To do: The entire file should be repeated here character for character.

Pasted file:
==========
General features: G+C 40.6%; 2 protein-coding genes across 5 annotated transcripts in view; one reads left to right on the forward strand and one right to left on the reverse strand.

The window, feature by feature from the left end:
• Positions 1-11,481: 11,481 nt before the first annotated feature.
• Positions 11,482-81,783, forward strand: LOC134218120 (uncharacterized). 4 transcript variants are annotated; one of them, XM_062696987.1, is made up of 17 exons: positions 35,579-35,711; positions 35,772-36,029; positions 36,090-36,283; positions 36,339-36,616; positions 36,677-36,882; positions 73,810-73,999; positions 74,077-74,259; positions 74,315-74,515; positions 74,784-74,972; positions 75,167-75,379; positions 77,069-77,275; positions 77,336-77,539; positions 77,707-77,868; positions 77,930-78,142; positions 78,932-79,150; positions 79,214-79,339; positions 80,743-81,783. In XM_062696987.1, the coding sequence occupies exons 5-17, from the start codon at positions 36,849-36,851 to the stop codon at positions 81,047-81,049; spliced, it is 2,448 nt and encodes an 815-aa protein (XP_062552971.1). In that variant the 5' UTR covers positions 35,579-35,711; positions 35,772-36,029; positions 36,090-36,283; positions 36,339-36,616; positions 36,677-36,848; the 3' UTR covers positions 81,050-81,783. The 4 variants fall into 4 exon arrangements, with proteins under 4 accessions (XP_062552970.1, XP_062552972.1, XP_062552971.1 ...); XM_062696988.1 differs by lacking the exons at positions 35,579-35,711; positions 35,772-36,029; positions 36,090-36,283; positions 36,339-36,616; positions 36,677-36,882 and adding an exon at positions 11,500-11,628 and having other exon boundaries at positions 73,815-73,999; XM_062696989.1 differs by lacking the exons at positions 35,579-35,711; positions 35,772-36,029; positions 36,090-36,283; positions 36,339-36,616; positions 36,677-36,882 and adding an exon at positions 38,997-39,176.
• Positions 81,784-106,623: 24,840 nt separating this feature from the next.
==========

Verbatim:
General features: G+C 40.6%; 2 protein-coding genes across 5 annotated transcripts in view; one reads left to right on the forward strand and one right to left on the reverse strand.

The window, feature by feature from the left end:
• Positions 1-11,481: 11,481 nt before the first annotated feature.
• Positions 11,482-81,783, forward strand: LOC134218120 (uncharacterized). 4 transcript variants are annotated; one of them, XM_062696987.1, is made up of 17 exons: positions 35,579-35,711; positions 35,772-36,029; positions 36,090-36,283; positions 36,339-36,616; positions 36,677-36,882; positions 73,810-73,999; positions 74,077-74,259; positions 74,315-74,515; positions 74,784-74,972; positions 75,167-75,379; positions 77,069-77,275; positions 77,336-77,539; positions 77,707-77,868; positions 77,930-78,142; positions 78,932-79,150; positions 79,214-79,339; positions 80,743-81,783. In XM_062696987.1, the coding sequence occupies exons 5-17, from the start codon at positions 36,849-36,851 to the stop codon at positions 81,047-81,049; spliced, it is 2,448 nt and encodes an 815-aa protein (XP_062552971.1). In that variant the 5' UTR covers positions 35,579-35,711; positions 35,772-36,029; positions 36,090-36,283; positions 36,339-36,616; positions 36,677-36,848; the 3' UTR covers positions 81,050-81,783. The 4 variants fall into 4 exon arrangements, with proteins under 4 accessions (XP_062552970.1, XP_062552972.1, XP_062552971.1 ...); XM_062696988.1 differs by lacking the exons at positions 35,579-35,711; positions 35,772-36,029; positions 36,090-36,283; positions 36,339-36,616; positions 36,677-36,882 and adding an exon at positions 11,500-11,628 and having other exon boundaries at positions 73,815-73,999; XM_062696989.1 differs by lacking the exons at positions 35,579-35,711; positions 35,772-36,029; positions 36,090-36,283; positions 36,339-36,616; positions 36,677-36,882 and adding an exon at positions 38,997-39,176.
• Positions 81,784-106,623: 24,840 nt separating this feature from the next.